I don't feel that strongly about being able to remove patent disclosures
which no longer have any value; if the concensus is to keep them in an
increasingly cluttered list of disclosures, so be it. The only situation
I was looking to avoid was the whining that would ensue when a patent
holder submitted a disclosure for a specific contribution into a
specific working group, the technology doesn't make it into the
standard, and then someone else later tries to take that same
technology, knowing (or not) that a disclosure was on file for it for
the original submission, puts it into an ID for another working group,
and then finds out the hard way that the original licensing commitment
doesn't apply. However, I guess knowing that there might be some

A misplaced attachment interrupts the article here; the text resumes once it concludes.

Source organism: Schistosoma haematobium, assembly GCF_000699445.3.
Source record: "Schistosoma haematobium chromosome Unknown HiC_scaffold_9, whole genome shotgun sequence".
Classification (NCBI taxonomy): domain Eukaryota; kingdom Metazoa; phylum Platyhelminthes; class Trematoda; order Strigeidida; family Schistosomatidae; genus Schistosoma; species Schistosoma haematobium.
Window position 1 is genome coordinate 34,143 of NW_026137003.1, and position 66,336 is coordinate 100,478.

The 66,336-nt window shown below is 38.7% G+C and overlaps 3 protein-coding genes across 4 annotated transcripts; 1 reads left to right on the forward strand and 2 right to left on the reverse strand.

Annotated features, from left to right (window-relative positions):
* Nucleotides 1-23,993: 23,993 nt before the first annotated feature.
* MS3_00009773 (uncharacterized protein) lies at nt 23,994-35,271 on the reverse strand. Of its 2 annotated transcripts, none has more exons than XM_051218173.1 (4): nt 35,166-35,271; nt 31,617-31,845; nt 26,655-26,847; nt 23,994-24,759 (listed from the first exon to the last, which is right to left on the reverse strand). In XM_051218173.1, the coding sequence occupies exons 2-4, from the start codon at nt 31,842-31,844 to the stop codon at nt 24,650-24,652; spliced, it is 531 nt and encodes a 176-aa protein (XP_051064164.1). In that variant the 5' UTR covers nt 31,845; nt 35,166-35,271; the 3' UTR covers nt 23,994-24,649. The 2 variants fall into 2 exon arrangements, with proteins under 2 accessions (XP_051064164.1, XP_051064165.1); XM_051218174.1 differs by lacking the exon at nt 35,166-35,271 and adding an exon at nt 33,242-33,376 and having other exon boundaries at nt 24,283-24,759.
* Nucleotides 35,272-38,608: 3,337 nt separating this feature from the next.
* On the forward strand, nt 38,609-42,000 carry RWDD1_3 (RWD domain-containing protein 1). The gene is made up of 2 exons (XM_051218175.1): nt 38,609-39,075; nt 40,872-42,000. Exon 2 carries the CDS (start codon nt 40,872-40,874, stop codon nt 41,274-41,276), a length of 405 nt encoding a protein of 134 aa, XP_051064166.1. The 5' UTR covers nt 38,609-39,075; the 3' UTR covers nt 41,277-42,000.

proprietary technology in the original contribution (and thus the latter
one) would still be useful information, even if the licensing commitment
was no longer valid.
I expect the result will be more specifics in each patent disclosure,
and the subsequent submission of amendments by patent holders
reiterating that a licensing commitment is no longer valid, with the
failure of the specific contribution to make it into the IETF standard
that was originally targeted.
Behalf Of Joel M. Halpern
Sent: Tuesday, August 19, 2008 8:20 AM
To: Simon Josefsson
Cc: IETF Discussion
Subject: Re: Removal of IETF patent disclosures?
I have to agree with a number of other folks. Patent
statements can not be removed. It is probably reasonable to
have a section for "apparently not currently relevant"
disclosures. But the disclosures, and the terms therein, are
still active. This is important for many reasons, including
confirming what was historically relied on, having available
information if a working group returns to an item, and other issues.
Adding annotations, and organizing information for simplicity
and clarity are fine. Removing information is not fine.
Joel M. Halpern
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